The sewage treatment plant of Bujumbura (known as Buterere WWTP) is for the time being the unique existing plant in Bujumbura, and in Burundi as a whole. This plant is using a technique of biological lagooning, and the system consists of six anaerobic lagoons, arranged in parallel 3 to 3, receiving raw sewage. Sludge deposits are constantly formed, that need to be removed regularly. Technical problems were affecting the plant’s efficiency at the time of this study, but maintenance and rehabilitation projects were about to begin. When a functioning failure occurs in such system, as the amount of sludge increases, the retention time in the lagoon decreases, impacting the sewage treatment process. Moreover, when there is decrease of retention time in the lagoons, the bacteria do not have the time necessary to transform the organic matter, and consequently, at some point sludge has to be evacuated from the lagoons before being taken to the drying beds, where it is treated to reduce its volume.

Despite the rapid city expansion and population increase in Bujumbura, the development of sanitation facilities does not seem to be following the pace. Data of a six-year period between 2011 to 2016 indicate that among the facilities, only the sewer grid increased in length from 145 km to 200 km, the number of lagoons, drying beds and pumping station remaining constant (Table 2). Over the same period, the quantity of sewage emptied by autonomous systems increased sharply, whereas the quantity of sewage treated at Buterere WWTP showed opposite trend from 2014 to 2016 (Figure 6 and Figure 7).

Table 2. Sewage collection and treatment facilities and their evolution.

Figure 6. Sewage emptied by autonomous systems.

Figure 7. Quantity of sewage treated at Buterere WWTP.

4.4. Conventional Treatment

The sludge released by WWTPs still has a high moisture content, typically of 80% after process in thickening and dewatering units, which allow the production of dewatered sludge with an approximate solid’s concentration of 20% - 30% [13] [14]. To reduce this moisture content, generally the drying process is applied before disposal. Drying constitutes an important process for wastewater sludge management, as it can reduce significantly the mass and the volume of the product, and consequently the cost of storage, handling, and transport [14] [15]. The different techniques of drying are natural drying (also known as solar drying), mechanical drying, thermal drying [16] [17] [18]. In other cases, only storage is used in many options such as a silo, bag, storage area, tank, tarp, shed, bucket, geotube, laguna, or decanter [18]. Options for the sludge treatment process are plenty and the final choices are mainly guided by the ultimate disposal goals [19]. For instance, the processes of dewatering, composting, and drying will be important for agricultural use, whereas dewatering and drying will be important for incineration options (mono- and co-incineration) [19] [20].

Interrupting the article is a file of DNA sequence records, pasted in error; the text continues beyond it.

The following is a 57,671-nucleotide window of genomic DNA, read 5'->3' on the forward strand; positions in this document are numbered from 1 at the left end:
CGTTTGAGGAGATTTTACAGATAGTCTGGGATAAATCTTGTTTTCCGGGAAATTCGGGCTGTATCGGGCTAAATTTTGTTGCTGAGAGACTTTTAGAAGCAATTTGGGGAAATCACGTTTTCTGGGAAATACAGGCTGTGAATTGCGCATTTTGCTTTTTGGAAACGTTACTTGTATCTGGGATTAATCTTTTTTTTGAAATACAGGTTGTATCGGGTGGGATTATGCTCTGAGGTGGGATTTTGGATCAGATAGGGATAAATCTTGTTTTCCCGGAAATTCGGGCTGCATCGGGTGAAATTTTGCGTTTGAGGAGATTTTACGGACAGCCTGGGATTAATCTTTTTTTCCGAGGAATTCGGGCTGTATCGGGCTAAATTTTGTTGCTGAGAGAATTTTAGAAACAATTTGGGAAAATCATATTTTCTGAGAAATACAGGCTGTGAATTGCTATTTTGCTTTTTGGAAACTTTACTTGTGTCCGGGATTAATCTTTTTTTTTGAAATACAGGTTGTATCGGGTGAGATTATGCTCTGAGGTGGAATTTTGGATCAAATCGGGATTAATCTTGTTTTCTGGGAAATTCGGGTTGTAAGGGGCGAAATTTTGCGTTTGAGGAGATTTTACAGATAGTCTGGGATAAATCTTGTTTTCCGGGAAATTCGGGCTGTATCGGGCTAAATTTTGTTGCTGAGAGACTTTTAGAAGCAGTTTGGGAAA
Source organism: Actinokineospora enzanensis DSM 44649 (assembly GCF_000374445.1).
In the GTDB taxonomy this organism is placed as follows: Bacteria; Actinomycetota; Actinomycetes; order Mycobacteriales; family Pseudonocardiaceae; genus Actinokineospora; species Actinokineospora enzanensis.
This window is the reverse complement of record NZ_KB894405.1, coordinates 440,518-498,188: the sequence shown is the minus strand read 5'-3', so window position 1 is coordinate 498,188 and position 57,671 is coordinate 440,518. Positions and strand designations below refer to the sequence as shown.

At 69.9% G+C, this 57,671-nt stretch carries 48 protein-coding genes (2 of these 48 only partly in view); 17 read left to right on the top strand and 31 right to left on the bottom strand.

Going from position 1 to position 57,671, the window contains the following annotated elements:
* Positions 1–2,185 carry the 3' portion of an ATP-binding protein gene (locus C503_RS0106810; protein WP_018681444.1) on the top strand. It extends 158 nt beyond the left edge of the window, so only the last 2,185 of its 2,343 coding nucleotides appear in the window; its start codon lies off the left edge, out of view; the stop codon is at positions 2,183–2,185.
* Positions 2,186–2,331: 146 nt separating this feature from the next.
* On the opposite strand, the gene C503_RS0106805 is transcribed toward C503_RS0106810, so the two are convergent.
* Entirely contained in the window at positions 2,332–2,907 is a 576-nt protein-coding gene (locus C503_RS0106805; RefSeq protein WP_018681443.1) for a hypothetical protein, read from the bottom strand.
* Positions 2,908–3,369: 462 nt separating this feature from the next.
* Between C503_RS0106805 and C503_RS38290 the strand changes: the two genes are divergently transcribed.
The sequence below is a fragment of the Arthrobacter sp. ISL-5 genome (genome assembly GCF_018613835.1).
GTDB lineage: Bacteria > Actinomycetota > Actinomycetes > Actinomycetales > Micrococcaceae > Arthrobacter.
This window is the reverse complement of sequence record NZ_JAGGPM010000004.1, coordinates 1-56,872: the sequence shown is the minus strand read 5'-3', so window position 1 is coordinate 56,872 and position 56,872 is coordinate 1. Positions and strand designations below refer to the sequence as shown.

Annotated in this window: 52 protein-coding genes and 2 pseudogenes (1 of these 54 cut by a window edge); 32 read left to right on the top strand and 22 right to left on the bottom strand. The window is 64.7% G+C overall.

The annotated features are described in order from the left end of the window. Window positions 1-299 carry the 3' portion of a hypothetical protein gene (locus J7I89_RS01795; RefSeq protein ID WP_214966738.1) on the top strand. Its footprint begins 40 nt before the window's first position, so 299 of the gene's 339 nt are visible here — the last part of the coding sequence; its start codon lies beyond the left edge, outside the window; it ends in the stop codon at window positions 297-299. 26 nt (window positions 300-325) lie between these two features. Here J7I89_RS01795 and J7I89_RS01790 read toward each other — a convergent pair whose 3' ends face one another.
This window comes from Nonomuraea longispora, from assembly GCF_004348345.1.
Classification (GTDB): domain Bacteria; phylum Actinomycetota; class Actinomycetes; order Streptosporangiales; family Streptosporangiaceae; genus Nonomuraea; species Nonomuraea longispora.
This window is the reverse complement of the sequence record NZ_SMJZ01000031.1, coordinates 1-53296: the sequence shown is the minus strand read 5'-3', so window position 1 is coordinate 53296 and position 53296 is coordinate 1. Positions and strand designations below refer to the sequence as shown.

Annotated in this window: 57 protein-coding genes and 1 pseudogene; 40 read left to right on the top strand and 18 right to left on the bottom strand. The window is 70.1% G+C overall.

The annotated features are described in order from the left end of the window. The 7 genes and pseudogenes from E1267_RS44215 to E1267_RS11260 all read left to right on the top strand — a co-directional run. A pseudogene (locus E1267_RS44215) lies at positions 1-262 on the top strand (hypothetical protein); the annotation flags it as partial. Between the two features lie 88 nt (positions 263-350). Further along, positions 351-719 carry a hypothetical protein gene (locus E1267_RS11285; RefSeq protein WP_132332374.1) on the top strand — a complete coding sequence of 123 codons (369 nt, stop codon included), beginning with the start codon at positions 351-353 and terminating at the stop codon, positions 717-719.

The selection of appropriate technology for sludge management depends on the minimization of total capital cost but other important factors such as local geography, climate, land use, regulatory constraints as well as public acceptance of various practices, frequently play an equally significant role [21]. In countries that are technologically less developed, direct agricultural application or landfilling are still the typical pathways to safely dispose of stabilized sludge from wastewater treatment [22]. However, studies suggest that sludge should not be sent to the agricultural sites given the number of micronutrients contained such as iron, zinc, copper, and manganese and macronutrients such as carbon, nitrogen, and phosphorus [16] [23] [24]. Therefore, in countries where policymakers had practically forbidden such solutions (e.g., the European Union), only thermal disposal methods are available [22]. The thermochemical conversion of sewage sludge consists of four main processes: combustion, co-combustion, pyrolysis, and gasification [22].

Incineration of sewage sludge (70%) and landfill application is the main disposal route in Japan, while in South Korea sewage sludge was dumped into the sea until 2012, but since past few years there was a shift towards landfill application [25]. Whichever process chosen should be friendly to the environment. For instance, if the landfill is selected, it should be sanitary with a leachate treatment system consisting of processes that generate a sludge which must be disposed of in a way that minimizes its environmental impacts [26] [27].

5. Assessment, Basis, and Scope

5.1. Scope Definition

This section presents the potential indicators assessed in Bujumbura, and the systematic approach used to reach the objectives of the study. First, our references are official reports and relevant papers reviewed. One of the major challenges was the discrepancies observed in reviewed scientific studies which sometimes leads to confusion. Therefore, among the tones of studies published on sewage treatment and disposal methods, we selected one, a comprehensive study conducted in China, in 2015 [27]. The treatment and disposal routes used in China were then used as the basis of our study (Figure 8).